Battling the big C (cancer) in the middle of the pandemic C (covid-19) has been financially and logistically more difficult.

I was burdened of being a burden to my family. They had to make more sacrifices for my treatments. When I opened to my sister the heaviness I felt in my heart, she simply answered that I don’t have to carry such weight because if it was another family member who got sick, we would be making the same sacrifices. Yes, I would have done everything in my power to keep my loved one alive. I guess I find it hard to be at the receiving end. In this season, I learned to be a receiver, to acknowledge my dependence on God and my need of others.

On March 12 and April 1, I had my fifth and sixth pembrolizumab infusions, respectively. And on April 14, I had a PET/CT. It was a day after my cancerversary, exactly 2 years since I found a tumor in my chest. The following morning, I woke up with a message from my oncologist that says, “Your PET looks good!” I hastily opened my hospital account and looked for the scan result. Hallelujah! It says no evidence of disease. I am in remission! After 2 years of continuous treatments, of various cocktails of poisons, I have finally completely responded to treatment.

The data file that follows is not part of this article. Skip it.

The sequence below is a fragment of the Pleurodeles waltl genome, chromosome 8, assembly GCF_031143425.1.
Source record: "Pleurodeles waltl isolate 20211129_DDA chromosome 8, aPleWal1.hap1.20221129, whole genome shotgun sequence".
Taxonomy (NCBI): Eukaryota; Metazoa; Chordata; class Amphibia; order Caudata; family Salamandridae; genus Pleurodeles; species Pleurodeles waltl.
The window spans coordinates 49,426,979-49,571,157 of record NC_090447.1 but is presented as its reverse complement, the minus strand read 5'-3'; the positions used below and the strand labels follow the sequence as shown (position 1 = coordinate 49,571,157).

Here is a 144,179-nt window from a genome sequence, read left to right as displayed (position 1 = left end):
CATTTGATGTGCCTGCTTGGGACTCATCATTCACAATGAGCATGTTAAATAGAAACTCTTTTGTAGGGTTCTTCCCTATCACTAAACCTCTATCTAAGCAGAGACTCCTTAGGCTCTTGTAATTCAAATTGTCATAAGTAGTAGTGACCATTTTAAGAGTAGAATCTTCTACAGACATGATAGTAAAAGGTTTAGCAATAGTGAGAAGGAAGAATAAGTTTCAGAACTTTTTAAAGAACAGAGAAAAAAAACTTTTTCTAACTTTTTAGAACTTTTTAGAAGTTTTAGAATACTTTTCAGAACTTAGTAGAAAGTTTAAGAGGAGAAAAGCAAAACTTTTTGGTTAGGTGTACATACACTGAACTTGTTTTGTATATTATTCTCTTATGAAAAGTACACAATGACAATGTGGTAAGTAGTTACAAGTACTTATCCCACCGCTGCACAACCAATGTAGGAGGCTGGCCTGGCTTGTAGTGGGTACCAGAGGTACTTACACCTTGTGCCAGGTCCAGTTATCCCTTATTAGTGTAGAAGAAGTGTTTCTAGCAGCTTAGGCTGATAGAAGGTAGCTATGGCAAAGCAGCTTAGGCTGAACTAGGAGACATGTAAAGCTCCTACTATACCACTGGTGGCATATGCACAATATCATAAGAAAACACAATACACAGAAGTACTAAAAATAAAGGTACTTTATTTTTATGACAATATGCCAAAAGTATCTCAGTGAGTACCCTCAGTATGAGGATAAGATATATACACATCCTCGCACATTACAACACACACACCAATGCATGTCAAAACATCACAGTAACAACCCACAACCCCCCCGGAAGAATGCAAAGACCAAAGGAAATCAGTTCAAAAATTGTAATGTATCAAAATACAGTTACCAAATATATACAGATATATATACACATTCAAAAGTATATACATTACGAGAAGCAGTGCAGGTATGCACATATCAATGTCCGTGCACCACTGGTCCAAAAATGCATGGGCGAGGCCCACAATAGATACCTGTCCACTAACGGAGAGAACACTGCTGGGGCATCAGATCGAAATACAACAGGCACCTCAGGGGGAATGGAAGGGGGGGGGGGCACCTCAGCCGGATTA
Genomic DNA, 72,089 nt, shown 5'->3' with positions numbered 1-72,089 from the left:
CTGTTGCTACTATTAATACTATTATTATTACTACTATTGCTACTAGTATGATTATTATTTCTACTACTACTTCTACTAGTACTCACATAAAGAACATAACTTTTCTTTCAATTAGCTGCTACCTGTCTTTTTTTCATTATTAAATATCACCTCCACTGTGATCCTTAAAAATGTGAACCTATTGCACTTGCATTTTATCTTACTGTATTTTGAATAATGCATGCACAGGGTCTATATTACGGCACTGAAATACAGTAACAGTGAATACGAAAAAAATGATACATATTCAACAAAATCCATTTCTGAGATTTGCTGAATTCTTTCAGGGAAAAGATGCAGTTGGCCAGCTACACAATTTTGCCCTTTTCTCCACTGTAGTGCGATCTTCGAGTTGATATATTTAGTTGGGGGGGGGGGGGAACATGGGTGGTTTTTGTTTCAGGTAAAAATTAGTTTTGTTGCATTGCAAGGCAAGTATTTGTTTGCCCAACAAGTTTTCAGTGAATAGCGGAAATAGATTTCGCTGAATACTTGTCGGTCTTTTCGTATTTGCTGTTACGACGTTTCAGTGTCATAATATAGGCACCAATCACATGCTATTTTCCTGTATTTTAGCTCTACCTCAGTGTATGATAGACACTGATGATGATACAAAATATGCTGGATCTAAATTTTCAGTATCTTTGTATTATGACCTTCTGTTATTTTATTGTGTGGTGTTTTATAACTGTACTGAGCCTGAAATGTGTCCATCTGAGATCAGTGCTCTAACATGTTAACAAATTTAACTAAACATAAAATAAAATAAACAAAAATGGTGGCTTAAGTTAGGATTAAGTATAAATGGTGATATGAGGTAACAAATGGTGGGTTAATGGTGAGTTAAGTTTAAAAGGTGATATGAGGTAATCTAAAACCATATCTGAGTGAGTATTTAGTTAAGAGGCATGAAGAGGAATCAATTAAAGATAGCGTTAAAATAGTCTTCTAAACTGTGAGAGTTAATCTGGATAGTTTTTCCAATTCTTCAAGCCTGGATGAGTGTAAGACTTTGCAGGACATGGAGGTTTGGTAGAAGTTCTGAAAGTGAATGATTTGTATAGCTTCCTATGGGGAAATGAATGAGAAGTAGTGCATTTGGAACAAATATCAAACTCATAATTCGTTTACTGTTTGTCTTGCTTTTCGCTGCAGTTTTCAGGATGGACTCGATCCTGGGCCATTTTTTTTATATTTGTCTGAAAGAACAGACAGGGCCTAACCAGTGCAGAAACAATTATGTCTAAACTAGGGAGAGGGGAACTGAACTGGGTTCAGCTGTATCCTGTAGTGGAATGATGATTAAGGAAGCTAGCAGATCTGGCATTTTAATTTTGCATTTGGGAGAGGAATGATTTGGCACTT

But the battle is not over. I still need an allogeneic stem cell transplant, which we hope would keep me in remission for many, many years. The transplant is a whole new battle itself—high-dose chemotherapy, total body irradiation. It is going to be a bloody fight, but I am going to give it my best fight.

I will not die but live, and will proclaim what the Lord has done. (Psalm 118:17)